Maybe now I will come with surprising news, but I haven’t heard about Västerås because of Erik.  For me this city was always a place where Swedish reformation has started. It happened north from the porch, in a chapter house. In the summer of 1527 Gustav Vasa called a parliament to Västerås, on which it was decided to start introducing reformation in Sweden. First, the king broke financial independence of Church, all it’s properties became either Crown’s or Gustav’s private possessions. The only exception was Vadstena Abbey, a place of Saint Birgitta, which remained independent. In 1544 Västerås hosted another crucial parliament session – Sweden was officially proclaimed an evangelical Lutheran country.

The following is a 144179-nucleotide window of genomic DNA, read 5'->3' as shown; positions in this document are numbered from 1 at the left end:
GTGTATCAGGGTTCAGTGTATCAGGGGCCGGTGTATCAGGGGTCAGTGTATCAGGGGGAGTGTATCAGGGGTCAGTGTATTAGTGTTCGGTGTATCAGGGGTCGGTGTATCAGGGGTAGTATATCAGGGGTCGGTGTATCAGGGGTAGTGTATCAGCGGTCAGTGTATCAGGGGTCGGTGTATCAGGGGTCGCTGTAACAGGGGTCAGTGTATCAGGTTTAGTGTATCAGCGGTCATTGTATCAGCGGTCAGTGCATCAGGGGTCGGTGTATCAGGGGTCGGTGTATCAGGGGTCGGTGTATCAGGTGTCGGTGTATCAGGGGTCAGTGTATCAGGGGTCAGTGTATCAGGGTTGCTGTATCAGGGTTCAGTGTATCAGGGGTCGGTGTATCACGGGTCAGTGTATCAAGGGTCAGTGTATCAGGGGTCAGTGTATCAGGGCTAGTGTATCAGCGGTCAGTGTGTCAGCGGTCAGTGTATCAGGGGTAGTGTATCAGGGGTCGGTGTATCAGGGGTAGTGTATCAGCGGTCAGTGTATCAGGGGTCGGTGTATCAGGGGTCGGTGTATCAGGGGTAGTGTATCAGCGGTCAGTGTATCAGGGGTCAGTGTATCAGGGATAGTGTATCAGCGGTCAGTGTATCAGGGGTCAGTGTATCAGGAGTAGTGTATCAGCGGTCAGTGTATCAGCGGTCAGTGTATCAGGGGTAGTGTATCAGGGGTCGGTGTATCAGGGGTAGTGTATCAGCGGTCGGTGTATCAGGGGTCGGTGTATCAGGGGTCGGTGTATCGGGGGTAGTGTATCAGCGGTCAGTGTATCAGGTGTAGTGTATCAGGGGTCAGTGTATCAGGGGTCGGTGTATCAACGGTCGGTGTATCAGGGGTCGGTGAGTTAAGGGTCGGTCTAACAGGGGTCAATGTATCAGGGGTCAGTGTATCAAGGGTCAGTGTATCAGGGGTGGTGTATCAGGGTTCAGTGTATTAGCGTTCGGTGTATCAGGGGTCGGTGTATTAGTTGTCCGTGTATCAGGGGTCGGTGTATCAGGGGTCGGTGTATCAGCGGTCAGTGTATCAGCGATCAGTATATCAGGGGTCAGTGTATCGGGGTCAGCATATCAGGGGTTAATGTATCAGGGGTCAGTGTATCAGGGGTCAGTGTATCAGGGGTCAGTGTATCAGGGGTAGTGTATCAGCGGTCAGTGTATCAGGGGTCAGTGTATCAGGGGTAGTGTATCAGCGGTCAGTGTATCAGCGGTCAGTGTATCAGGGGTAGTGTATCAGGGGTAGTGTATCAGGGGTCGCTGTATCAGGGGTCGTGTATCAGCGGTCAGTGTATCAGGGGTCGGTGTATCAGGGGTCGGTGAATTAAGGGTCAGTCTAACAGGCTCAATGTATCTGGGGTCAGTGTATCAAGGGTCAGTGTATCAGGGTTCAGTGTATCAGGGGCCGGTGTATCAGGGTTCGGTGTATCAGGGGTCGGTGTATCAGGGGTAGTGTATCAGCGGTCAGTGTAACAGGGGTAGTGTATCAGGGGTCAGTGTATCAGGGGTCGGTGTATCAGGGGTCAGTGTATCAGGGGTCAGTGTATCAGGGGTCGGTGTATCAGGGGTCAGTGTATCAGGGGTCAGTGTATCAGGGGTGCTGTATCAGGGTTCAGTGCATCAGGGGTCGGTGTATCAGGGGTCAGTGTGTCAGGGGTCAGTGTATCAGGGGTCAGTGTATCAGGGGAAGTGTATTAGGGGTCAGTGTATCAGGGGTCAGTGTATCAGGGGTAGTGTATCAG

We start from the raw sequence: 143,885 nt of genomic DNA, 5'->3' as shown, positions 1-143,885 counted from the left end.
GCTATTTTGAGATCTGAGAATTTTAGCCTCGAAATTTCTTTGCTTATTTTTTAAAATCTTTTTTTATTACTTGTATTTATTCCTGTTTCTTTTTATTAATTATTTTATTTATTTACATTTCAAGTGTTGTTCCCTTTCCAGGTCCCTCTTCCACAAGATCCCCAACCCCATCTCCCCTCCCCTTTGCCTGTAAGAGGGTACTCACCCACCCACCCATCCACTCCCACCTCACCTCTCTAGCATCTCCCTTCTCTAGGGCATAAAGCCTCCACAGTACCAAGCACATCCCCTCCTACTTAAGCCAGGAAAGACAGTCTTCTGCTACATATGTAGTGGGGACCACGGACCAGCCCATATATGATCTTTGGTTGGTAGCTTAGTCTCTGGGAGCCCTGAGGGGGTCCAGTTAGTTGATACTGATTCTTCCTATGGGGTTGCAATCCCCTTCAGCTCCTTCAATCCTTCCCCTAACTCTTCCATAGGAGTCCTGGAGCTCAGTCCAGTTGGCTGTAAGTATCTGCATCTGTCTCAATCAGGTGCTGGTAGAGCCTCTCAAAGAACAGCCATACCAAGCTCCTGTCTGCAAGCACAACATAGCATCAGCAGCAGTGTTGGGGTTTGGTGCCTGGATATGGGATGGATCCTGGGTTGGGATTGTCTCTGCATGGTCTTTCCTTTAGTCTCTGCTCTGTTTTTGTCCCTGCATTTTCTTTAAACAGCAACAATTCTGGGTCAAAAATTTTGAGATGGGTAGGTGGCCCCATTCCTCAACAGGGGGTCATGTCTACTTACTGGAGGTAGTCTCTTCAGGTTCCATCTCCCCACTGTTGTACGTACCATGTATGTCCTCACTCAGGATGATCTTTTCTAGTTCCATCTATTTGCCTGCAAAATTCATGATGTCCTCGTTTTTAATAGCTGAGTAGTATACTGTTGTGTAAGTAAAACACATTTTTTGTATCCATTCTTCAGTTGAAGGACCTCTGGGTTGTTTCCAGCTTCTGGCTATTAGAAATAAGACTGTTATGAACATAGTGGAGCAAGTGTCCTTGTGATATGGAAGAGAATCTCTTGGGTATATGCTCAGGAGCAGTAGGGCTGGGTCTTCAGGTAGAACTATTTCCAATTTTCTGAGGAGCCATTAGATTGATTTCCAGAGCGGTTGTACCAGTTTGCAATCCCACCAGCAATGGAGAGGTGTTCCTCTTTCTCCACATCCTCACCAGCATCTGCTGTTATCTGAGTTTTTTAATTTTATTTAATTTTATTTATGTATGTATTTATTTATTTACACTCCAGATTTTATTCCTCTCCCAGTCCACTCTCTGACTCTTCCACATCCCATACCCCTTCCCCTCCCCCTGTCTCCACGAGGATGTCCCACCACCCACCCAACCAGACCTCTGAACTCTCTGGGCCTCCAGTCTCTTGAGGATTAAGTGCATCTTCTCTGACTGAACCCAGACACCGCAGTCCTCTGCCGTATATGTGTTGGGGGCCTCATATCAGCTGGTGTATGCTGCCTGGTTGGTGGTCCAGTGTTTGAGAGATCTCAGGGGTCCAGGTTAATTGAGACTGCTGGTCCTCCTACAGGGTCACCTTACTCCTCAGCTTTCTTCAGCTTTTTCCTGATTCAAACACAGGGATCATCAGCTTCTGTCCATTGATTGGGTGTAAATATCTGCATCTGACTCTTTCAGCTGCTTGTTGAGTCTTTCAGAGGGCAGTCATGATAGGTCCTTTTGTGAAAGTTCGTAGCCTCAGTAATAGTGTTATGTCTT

So we stand in the porch, which, along with the organ loft, it’s the oldest part of the cathedral, built in the 13th century. The organ loft is placed above the porch and it's current version, made of brick, was executed from 1896 till 1898. The stone carvings were designed by Agi Lindegren. The sculpture of Madonna and child was carved by sculptor Sigrid Blomberg. The organ was built by a company from Stockholm, Åkerman & Lund, and it's still used today. And now - I am no expert in organs, but they sound pretty innovative for its time, for example: this was the first large organ in Sweden to be built with tubular pneumatic action and it was the first organ in Sweden to have high pressure stops. I'm ignorant, I know. It sounds cool and I can admire the work, but I don’t get the technical details. The organ façade was designed by Agi Lindegren, who is also responsible for the stone carving of the organ loft. The basis of the instrument is still the organ from 1898, although it was enlarged several times. It’s considered to be the best romantic organ in Scandinavia.